Johannesburg - Eskom pleaded on Sunday that its new boss Sean Maritz be given a chance to lead the state owned enterprise after his conduct came under the spotlight in media reports.
The appeal follows a Sunday Times report that Maritz had hired a friend and fellow church member at a salary of about R100 000 a month without declaring the friendship to Eskom. Maritz allegedly received a written warning for his conduct. The paper also said two Eskom executives had accused Maritz of allegedly deleting evidence implicating Gupta companies in controversial deals with Eskom.
Maritz denied the allegations in the paper.
On Friday EWN also accused Maritz of having close ties with suspended former executive Matshela Koko.
Koko was placed on special leave in May pending an investigation when it was revealed that a company at which his stepdaughter was a director netted at least R1bn in contracts from Eskom in just 11 months.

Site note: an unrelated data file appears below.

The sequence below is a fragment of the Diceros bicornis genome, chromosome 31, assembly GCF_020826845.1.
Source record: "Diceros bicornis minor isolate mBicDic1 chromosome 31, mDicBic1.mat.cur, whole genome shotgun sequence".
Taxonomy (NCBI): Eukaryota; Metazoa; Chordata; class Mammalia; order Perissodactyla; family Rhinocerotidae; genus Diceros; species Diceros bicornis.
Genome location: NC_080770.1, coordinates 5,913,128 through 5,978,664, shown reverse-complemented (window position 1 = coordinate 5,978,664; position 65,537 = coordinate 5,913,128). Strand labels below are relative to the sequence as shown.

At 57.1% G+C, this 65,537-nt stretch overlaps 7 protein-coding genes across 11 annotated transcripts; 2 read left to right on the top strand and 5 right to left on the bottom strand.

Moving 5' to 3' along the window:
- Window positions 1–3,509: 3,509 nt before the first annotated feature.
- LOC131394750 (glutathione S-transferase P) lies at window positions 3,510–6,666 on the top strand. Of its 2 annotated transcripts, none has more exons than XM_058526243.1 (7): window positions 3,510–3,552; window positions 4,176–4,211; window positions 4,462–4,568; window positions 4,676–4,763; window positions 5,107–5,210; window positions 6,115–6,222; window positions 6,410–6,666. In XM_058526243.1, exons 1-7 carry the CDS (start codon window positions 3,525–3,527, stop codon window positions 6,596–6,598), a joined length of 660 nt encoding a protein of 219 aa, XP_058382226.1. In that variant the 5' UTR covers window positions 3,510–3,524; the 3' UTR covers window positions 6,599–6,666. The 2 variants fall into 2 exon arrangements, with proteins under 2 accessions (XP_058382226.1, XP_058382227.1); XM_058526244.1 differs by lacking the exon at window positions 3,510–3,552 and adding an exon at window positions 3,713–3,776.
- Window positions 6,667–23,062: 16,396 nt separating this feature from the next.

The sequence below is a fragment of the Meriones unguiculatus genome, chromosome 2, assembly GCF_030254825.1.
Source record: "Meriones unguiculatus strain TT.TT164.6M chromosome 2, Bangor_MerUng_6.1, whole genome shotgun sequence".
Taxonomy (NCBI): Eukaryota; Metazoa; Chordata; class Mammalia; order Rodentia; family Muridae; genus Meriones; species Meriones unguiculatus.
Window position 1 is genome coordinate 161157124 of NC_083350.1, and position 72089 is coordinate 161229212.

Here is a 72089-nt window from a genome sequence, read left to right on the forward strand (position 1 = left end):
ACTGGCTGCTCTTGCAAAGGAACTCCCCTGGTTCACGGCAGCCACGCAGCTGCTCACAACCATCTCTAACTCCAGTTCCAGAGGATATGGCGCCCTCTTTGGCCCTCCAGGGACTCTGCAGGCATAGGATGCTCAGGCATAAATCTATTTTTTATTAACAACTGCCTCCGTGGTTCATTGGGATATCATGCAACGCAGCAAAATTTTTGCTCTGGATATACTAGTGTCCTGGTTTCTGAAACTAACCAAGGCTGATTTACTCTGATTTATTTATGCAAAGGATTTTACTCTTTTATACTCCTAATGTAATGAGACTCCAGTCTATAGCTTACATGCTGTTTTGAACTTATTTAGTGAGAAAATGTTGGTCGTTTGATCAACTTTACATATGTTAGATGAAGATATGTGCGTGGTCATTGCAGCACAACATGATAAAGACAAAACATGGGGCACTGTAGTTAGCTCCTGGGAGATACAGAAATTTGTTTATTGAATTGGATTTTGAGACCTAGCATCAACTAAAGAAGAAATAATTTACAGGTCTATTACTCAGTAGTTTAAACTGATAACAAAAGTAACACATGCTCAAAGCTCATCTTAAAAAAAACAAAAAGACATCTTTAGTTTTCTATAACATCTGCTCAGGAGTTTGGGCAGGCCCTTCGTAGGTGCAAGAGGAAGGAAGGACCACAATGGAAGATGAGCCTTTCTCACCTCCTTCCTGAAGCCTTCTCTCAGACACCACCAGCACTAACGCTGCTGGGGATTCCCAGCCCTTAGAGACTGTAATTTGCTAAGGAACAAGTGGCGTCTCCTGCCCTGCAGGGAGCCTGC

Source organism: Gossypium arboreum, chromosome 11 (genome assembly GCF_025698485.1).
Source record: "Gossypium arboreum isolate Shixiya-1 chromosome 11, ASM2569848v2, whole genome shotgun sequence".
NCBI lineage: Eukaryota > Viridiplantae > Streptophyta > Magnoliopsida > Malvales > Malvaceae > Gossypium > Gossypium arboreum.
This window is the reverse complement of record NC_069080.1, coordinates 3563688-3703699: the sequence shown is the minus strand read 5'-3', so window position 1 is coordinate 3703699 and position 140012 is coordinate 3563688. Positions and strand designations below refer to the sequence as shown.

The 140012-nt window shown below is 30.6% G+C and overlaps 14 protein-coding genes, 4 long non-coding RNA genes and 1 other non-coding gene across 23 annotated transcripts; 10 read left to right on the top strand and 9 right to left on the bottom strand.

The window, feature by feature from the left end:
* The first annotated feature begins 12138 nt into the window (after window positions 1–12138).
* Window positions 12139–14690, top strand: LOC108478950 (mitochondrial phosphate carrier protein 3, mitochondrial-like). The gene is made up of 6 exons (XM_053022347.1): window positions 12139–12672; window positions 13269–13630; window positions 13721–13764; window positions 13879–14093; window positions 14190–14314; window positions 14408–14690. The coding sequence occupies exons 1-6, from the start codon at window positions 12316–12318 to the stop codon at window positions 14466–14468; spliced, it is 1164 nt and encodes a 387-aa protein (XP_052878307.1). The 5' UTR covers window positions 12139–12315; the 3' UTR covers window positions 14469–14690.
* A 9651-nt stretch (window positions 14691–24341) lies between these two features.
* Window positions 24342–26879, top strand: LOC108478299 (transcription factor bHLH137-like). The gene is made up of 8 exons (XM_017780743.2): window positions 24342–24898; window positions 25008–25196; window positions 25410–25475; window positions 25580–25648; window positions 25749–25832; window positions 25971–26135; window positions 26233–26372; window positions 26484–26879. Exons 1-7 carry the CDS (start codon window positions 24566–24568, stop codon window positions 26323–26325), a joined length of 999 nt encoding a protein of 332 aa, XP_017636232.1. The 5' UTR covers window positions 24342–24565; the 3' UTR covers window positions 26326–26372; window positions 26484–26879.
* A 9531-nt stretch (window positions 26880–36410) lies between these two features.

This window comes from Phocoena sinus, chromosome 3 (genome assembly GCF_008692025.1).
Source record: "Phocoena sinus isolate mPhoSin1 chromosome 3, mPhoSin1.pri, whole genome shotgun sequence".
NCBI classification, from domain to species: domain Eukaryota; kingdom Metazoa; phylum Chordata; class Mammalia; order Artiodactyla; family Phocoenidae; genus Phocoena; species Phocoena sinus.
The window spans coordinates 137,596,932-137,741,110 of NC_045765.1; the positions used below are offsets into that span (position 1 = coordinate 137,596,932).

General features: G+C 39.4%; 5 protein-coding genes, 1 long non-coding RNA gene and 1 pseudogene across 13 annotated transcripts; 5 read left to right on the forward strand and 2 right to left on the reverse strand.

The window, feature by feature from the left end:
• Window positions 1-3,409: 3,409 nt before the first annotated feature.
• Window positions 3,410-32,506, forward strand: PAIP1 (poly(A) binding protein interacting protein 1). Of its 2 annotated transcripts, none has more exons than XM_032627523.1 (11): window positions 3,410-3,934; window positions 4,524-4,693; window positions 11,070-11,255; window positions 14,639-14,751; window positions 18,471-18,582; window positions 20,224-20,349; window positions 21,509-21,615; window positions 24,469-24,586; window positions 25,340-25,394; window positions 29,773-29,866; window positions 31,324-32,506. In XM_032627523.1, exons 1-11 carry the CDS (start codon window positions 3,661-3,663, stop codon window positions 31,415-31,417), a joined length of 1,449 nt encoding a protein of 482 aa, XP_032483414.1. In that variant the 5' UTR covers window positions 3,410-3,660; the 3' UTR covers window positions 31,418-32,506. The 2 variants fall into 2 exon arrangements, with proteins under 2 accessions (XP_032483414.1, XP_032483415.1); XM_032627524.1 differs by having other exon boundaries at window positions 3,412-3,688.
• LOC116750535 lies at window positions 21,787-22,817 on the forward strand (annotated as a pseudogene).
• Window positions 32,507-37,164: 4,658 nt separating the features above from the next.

He is also being investigated for being a critical player in helping the Gupta family to buy Optimum Coal Holdings and its Optimum and Koornfontein coal mines from Glencore. Koko allegedly put business pressure on Glencore to force the sale to the controversial family, as well as helping them to fund the purchase.
In the statement on Sunday, Eskom said the reports were unsubstantiated allegations.
The power utility's board announced on Friday that it had appointed Maritz as the interim Group Chief Executive, as part of a decision to rotate the interim Chief Executive position. Maritz's predecessor Johnny Dladla, appointed in June, will resume his role as CEO of Eskom Rotek Industries.
"The decisions was made to give exposure to another member of the executive team without compromising organisational stability."
Eskom said the decision was taken with the approval of Public Enterprises Minister Lynne Brown. The minister's spokesperson Colin Cruywagen confirmed to Fin24 on Friday that Eskom had requested to have the acting CEO position on a rotational basis, to which the minister agreed.
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